Landis declared, “Regardless of the verdict of juries, no player who throws a ball game, no player who undertakes or promises to throw a ball game, no player who sits in confidence with a bunch of crooked ballplayers and gamblers, where the ways and means of throwing a game are discussed and does not promptly tell his club about it, will ever play professional baseball.”

W.P. Kinsella introduced Shoeless Joe Jackson to a new generation of baseball fans in the 1982 novel Shoeless Joethe inspiration for the 1989 movie Field of Dreams.  In Kinsella’s story, Shoeless Joe emerges from the hereafter along with other Black Sox players on an Iowa farm transformed into a baseball field by the farm’s owner.  Kinsella incorporated J.D. Salinger into the storyline, portraying the reclusive author as a baseball fan captivated by the sight of dead ballplayers resurrected to play baseball for sheer joy.  Field of Dreams, because of legal action threatened, or at least suggested by Salinger’s attorneys, showcased the character with a name change—Terence Mann, played by James Earl Jones.

Kinsella named the farm’s owner Ray Kinsella in Shoeless Joe, though he denied a parallel to his name as the source of inspiration.  In ESPN.com’s 2014 article “Where it began: ‘Shoeless Joe,'” Kinsella explained, “Why Ray Kinsella?  The choice of name for my protagonist had little to do with me personally, and everything to do with Salinger.  While researching the novel, I found that Salinger had used two characters named Kinsella in his fiction: Richard Kinsella, an annoying classmate in The Catcher in the Rye, and Ray Kinsella, in the short story A Young Girl in 1941 With No Waist at All, originally published in Mademoiselle magazine.  I decided to name my character Ray Kinsella so he could turn up on Salinger’s doorstep and say, ‘I’m one of your fictional creations come to life, here to take you to a baseball game.”

In a review for the New York Times, Daniel Okrent praised Shoeless Joe: “Mr. Kinsella is drunk on complementary elixirs, literature and baseball, and the cocktail he mixes of the two is a lyrical, seductive and altogether winning concoction.  It’s a love story, really the love his characters have for the game becoming manifest in the trips they make through time and space and ether.”

Jackson died in 1951, but his imprint on baseball carries on.

A version of this article appeared on www.thesportspost.com on September 27, 2014.

1920: A Year of Tragedy and Scandal

Monday, October 31st, 2016

Just a few days before the 1920 World Series between the Brooklyn Robins (also known as the Dodgers) and the Cleveland Indians began, Eddie Cicotte and Shoeless Joe Jackson turned rumors to fact about gamblers reaching their tentacles into the clubhouse to choke the oxygen of purity from baseball.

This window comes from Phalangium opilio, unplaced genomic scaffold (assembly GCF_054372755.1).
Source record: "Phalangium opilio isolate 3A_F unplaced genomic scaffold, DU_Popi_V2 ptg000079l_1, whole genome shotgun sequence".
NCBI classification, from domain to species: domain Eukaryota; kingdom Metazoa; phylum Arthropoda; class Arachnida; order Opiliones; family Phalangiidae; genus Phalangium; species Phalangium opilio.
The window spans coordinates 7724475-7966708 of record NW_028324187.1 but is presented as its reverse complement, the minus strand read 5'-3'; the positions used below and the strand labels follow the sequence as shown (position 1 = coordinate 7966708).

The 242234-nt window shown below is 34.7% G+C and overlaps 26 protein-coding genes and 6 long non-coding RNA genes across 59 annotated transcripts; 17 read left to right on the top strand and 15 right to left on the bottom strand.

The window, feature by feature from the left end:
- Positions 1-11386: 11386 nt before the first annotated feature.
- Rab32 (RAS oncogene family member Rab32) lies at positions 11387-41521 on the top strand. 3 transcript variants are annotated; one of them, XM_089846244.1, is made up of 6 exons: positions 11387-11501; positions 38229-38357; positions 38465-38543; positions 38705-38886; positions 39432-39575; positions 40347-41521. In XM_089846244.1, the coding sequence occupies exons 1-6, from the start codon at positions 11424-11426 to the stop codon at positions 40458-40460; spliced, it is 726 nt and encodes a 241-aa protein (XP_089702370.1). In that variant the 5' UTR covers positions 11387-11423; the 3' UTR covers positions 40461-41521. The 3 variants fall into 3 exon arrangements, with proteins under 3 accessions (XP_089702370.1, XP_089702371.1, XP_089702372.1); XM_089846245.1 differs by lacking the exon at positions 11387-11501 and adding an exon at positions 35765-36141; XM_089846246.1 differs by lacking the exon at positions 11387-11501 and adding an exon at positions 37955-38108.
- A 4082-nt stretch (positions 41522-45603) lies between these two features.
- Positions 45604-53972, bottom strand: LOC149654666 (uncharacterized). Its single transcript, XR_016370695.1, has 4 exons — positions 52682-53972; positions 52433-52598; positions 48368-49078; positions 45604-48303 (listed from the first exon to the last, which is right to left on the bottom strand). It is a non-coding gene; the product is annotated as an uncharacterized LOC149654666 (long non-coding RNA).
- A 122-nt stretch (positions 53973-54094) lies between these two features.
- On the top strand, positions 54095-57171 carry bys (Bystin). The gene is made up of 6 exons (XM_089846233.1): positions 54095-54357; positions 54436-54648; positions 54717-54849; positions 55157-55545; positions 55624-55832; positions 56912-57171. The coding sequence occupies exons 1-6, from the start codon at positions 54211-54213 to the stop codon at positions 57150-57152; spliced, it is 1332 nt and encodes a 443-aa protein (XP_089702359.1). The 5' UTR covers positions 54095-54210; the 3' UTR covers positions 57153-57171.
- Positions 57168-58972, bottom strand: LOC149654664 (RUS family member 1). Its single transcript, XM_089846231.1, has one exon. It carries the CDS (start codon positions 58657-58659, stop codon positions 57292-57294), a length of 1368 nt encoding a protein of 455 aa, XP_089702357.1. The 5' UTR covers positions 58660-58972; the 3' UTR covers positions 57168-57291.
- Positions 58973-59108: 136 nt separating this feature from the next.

Cicotte and Jackson testified before a Chicago grand jury that eight White Sox players “fixed” the 1919 World Series in exchange for payment from gamblers who bet heavily on Chicago’s opponent, the Cincinnati Reds.  It was an emphatic blow to baseball’s soul.  Another dark event occurred in 1920 baseball, tragic because of its finality.

On August 16th, the Indians’ Ray Chapman got hit in the head by a Carl Mays pitch in a game against the Yankees.  The setting was late afternoon, top of the 5th inning.

Thinking the ball hit the bat, Mays fielded it and threw to first baseman Wally Pipp.  Chapman took three or four steps, then collapsed.  Although he walked off the field, with assistance, the Indians’ shortstop died early the next morning in the hospital.  Chapman’s obituary in the New York Times cited Yankee skipper Miller Huggins surmising that Chapman’s spikes got caught in the dirt, thereby preventing him from moving out of the way.

Another theory espoused that Chapman simply did not see the ball because it was scuffed, dirtied, or otherwise marred either by a pitcher or through regular play.  In that era, snow white baseballs were not in terrific supply during a game.  By the later innings, a game ball could be discolored, even misshapen.  Consequently, a batter might have difficulty perceiving the ball, judging its speed, and avoiding its contact.

In the twin wakes of the White Sox betrayal and the Chapman tragedy, a 6’3″ pitcher, lanky yet muscular, strode to his citadel, the Ebbets Field pitching mound.  Richard William “Rube” Marquand, nicknamed by a sports writer after pitching great Rube Waddell, received the task of opening the World Series for Brooklyn.

Four days shy of his 34th birthday, Waddell gave up three runs to the Indians ball club, still mired in grief over the Chapman death.  It was all the fodder needed.  Brooklyn lost the game 3-1, its lone run scored by future Hall of Famer Zack Wheat.  Ignominy fathered for Brooklyn in Game 5 when Indians second baseman Bill Wambsganss made an unassisted triple play, the only one in World Series history.

Brooklyn lost the 1920 World Series to Cleveland, five games to two games.

A version of this article appeared on www.thesportspost.com on July 31, 2013.